A fine balance has to be struck when it comes to looking after green spaces alongside Dorset's roads.

Roadside verges start to go wild in the summer and Dorset Council says it wants to encourage growing to help wildlife but it also must keep roads safe.

Letting the verges grow helps bees and butterflies and also saves money.

Cllr Ray Bryan, Dorset Council’s Portfolio Holder for Highways, Travel and the Environment, said: “Our primary duty with regards to roadside verges is one of safety, which we take very seriously. But, we, like many residents can see the benefit of letting the verges grow, where possible. Through our Pollinator Action Plan, we want to actively encourage more bees, butterflies and moths to thrive in Dorset. Our Action Plan also enables us to make significant savings – we save around £93,000 a year by only cutting rural road verges when needed.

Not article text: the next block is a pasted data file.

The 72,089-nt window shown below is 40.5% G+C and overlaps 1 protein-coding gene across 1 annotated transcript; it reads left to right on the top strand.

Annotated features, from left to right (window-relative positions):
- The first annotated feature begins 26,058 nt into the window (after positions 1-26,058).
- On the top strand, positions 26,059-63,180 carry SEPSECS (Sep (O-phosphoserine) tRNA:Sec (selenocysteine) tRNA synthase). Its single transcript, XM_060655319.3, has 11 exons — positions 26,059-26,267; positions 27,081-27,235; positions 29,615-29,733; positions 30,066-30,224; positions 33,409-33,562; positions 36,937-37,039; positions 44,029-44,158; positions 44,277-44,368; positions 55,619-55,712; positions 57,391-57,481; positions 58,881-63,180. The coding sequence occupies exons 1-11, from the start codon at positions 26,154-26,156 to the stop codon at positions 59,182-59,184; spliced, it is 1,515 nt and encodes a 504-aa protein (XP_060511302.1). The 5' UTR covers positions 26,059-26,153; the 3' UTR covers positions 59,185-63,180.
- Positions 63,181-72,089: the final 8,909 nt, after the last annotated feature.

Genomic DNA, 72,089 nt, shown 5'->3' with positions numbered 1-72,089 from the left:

“We also no longer use topsoil when creating new road verges, as the subsoil results in wildflower rich grass which is of greater use to pollinators and costs less to manage. On the Weymouth Relief Road, for example, this method resulted in savings of £2,200 per year in management costs."